“There are four ways, and only four ways, in which we have contact with the world. We are evaluated and classified by these four contacts: 
  1. What we do,  
  2. How we look, 
  3. What we say, 
  4. How we say it.”

 -Dale Carnegie

Dale Carnegie was the master of human nature and establishing a good rapport with others, especially with those he wanted to influence.  He wrote the iconic social skills book How to Win Friends and Influence People first published in 1937, selling over 15 million copies and still hugely relevant today.  His quote about how people innately “size up” each other is valuable information for anyone trying to make a good impression.  Of course, establishing a good rapport with a potential employer is the primary goal in any job interview, so Mr. Carnegie’s social skills advice are golden nuggets for job searchers. 

Let’s apply Mr. Carnegie’s social intuition and logic to the job interview setting.  Here an employer, evaluating a potential eployee, organizes his/her critique around the interviewee’s ability to connect with him/her in four ways,  through 1) What the interviewee has done, 2) How the interviewee looks  3)What the interviewee says and 4) How the interviewee says it.   

Mr. Carnegie believed that success is less about one’s professional knowledge (i.e., What we do) and more about one’s social skills and “the ability to express ideas, to assume leadership and to arouse enthusiasm among people.”  (How we look, What we say and How we say it)  Of Mr. Carnegie’s four contacts with the world, the first, What we do, can be presented in a well-written and thoughtful resume.   Mr. Carnegie’s other three connections happen right in the job interview.  How we look, What we say and How we say it can either make or break an interview. 

And what is the most critical part of the job interview?  The first few seconds, as asserted by Malcolm Gladwell in his book, Blink.  Mr. Gladwell maintains that you only have a few short moments to make that perfect first impression, so heavy preparation and lots of physical practice and role playing are keys to creating a good rapport in a successful job interview.  It’s ironic that although
interviews are such important events in our lives, most people don’t spend enough time honing their social skills for them.  There is a lot written about interview preparation by researching the company, industry and employees, but preparing one’s social skills requires just as much preparation.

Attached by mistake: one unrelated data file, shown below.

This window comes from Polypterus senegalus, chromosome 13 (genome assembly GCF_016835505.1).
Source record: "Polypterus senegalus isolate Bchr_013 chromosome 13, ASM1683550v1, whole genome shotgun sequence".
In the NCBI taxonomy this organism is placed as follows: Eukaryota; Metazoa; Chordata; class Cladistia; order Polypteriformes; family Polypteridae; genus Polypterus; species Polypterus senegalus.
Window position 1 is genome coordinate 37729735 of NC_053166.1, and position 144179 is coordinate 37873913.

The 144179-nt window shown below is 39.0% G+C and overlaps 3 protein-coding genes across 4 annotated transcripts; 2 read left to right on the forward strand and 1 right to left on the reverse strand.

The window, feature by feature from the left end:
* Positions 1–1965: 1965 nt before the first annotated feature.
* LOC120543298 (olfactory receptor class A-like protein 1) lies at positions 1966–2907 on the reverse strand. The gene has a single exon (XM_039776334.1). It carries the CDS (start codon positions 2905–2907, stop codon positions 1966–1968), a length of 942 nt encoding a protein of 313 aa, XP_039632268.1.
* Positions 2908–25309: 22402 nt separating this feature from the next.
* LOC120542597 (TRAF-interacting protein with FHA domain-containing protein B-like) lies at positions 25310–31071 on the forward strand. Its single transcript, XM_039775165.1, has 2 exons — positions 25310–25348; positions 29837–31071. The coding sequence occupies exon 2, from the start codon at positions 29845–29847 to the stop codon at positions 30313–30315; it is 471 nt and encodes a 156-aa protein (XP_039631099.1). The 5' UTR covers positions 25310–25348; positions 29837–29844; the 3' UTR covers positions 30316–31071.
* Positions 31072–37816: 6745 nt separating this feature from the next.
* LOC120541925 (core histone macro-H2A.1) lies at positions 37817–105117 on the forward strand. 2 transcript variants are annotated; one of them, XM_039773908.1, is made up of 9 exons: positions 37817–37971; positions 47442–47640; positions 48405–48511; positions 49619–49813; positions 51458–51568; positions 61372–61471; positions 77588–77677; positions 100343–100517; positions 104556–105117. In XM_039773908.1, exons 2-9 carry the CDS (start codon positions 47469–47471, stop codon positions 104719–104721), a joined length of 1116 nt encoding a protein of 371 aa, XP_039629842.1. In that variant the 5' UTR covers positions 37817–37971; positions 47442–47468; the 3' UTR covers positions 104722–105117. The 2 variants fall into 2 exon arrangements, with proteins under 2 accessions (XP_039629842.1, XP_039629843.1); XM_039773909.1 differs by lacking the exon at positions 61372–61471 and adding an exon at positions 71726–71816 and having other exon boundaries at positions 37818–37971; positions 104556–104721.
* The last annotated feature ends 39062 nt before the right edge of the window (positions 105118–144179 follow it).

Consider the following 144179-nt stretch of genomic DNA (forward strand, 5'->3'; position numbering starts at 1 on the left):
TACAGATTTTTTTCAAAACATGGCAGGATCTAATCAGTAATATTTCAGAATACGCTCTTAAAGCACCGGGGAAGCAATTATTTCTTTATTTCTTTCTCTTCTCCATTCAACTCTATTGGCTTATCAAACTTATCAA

Let’s set the stage.  You’ve arrived at your interview and the interviewer walks up to greet you.  What do you do?  Mr. Gladwell would suggest acting as if s/he is a good, well-respected friend.  When you first meet your interviewer act friendly. That sounds obvious, but many interviewees in those first moments can present themselves as nervous, subordinate or even patronizing. Put yourself in the interviewer’s shoes and as Carnegie says, “arouse in the other person an eager want."  Make them want to be your friend.  I know what you’re thinking.  Easy for you to say.  The interviewer is not my friend, S/HE IS A POTENTIAL EMPLOYER and holds my future in their hands.  Elevating the interviewer into an omnipotent god-like image only makes you feel smaller and less in control.    Try to pretend you are meeting with a well-respected friend who really wants to see you.  Imagine the interviewer as someone with whom you already feel comfortable.  Imagine him or her as someone you already know and with whom you can relate in a professional way. Think of them as an ordinary, kind person, someone’s father or sister, uncle or nerdy cousin.  Being able to relate to the interviewer on an equal and respectful level allows you to feel more relaxed and confident.